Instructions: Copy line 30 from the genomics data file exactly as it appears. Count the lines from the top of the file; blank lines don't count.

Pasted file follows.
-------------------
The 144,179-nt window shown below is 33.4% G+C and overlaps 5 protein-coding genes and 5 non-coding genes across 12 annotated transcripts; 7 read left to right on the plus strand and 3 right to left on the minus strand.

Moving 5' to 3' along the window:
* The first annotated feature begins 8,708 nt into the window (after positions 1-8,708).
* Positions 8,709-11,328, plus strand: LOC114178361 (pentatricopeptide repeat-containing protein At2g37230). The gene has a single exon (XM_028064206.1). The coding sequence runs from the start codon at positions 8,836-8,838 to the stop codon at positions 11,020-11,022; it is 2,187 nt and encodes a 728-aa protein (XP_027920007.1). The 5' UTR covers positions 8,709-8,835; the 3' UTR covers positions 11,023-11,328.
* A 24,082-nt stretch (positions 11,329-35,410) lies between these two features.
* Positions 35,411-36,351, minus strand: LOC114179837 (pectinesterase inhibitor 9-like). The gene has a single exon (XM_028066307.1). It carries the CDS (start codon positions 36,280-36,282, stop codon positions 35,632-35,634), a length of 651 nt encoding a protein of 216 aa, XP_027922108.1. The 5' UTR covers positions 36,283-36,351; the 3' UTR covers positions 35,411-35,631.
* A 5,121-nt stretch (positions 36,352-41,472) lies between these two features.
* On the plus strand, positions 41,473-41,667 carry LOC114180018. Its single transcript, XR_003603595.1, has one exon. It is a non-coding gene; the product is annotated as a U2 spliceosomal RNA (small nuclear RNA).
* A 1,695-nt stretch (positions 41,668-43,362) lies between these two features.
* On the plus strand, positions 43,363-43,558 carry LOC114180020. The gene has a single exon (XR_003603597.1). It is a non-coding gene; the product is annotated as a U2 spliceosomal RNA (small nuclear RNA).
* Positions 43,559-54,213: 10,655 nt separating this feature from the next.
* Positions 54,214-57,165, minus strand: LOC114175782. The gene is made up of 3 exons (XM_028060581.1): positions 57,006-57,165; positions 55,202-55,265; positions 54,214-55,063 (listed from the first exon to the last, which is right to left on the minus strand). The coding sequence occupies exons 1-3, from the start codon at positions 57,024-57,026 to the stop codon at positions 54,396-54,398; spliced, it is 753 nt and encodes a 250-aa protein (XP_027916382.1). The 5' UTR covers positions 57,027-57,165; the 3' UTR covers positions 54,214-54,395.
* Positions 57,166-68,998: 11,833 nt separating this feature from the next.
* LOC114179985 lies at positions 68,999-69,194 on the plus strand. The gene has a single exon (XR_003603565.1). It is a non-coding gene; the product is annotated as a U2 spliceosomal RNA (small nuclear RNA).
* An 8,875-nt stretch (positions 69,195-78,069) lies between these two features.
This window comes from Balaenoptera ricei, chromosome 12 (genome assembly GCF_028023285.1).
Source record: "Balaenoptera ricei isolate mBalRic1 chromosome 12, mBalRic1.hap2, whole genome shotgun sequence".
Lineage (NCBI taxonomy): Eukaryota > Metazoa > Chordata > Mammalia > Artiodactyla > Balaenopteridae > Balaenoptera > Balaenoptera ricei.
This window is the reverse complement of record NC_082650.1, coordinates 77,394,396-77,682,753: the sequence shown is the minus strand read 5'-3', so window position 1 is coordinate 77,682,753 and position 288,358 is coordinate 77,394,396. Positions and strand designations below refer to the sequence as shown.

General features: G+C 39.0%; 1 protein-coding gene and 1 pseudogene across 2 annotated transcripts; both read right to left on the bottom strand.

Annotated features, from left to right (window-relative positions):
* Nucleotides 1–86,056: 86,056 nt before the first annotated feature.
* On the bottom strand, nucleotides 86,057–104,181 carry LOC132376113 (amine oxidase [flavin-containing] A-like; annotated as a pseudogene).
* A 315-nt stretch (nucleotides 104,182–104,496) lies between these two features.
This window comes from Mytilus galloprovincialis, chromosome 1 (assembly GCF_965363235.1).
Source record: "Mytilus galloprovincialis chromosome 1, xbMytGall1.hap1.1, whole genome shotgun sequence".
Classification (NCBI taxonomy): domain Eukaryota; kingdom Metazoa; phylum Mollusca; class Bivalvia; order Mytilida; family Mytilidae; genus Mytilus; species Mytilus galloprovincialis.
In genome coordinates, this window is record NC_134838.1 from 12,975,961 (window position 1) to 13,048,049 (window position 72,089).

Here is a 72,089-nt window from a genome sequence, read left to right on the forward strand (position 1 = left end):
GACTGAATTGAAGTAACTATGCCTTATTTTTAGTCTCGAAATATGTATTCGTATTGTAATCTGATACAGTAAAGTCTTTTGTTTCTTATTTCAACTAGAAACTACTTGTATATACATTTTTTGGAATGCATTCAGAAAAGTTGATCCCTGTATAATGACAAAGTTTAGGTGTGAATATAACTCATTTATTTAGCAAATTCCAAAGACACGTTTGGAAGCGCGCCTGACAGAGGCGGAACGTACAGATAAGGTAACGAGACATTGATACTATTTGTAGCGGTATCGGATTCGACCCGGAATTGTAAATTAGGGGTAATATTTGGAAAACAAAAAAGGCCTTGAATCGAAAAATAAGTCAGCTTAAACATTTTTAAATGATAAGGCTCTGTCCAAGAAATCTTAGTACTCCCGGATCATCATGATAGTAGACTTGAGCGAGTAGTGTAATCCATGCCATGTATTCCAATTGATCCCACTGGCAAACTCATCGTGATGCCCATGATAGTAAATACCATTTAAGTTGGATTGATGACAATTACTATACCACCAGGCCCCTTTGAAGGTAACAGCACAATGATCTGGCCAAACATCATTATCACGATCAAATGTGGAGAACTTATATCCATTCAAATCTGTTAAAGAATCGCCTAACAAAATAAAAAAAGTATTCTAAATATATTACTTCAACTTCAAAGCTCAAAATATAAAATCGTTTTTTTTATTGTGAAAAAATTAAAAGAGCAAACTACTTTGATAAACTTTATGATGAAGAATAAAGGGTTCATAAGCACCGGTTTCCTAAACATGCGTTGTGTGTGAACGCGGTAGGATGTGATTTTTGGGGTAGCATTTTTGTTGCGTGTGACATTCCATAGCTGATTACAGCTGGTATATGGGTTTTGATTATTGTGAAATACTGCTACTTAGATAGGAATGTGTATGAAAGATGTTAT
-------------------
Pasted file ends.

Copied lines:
GACTGAATTGAAGTAACTATGCCTTATTTTTAGTCTCGAAATATGTATTCGTATTGTAATCTGATACAGTAAAGTCTTTTGTTTCTTATTTCAACTAGAAACTACTTGTATATACATTTTTTGGAATGCATTCAGAAAAGTTGATCCCTGTATAATGACAAAGTTTAGGTGTGAATATAACTCATTTATTTAGCAAATTCCAAAGACACGTTTGGAAGCGCGCCTGACAGAGGCGGAACGTACAGATAAGGTAACGAGACATTGATACTATTTGTAGCGGTATCGGATTCGACCCGGAATTGTAAATTAGGGGTAATATTTGGAAAACAAAAAAGGCCTTGAATCGAAAAATAAGTCAGCTTAAACATTTTTAAATGATAAGGCTCTGTCCAAGAAATCTTAGTACTCCCGGATCATCATGATAGTAGACTTGAGCGAGTAGTGTAATCCATGCCATGTATTCCAATTGATCCCACTGGCAAACTCATCGTGATGCCCATGATAGTAAATACCATTTAAGTTGGATTGATGACAATTACTATACCACCAGGCCCCTTTGAAGGTAACAGCACAATGATCTGGCCAAACATCATTATCACGATCAAATGTGGAGAACTTATATCCATTCAAATCTGTTAAAGAATCGCCTAACAAAATAAAAAAAGTATTCTAAATATATTACTTCAACTTCAAAGCTCAAAATATAAAATCGTTTTTTTTATTGTGAAAAAATTAAAAGAGCAAACTACTTTGATAAACTTTATGATGAAGAATAAAGGGTTCATAAGCACCGGTTTCCTAAACATGCGTTGTGTGTGAACGCGGTAGGATGTGATTTTTGGGGTAGCATTTTTGTTGCGTGTGACATTCCATAGCTGATTACAGCTGGTATATGGGTTTTGATTATTGTGAAATACTGCTACTTAGATAGGAATGTGTATGAAAGATGTTAT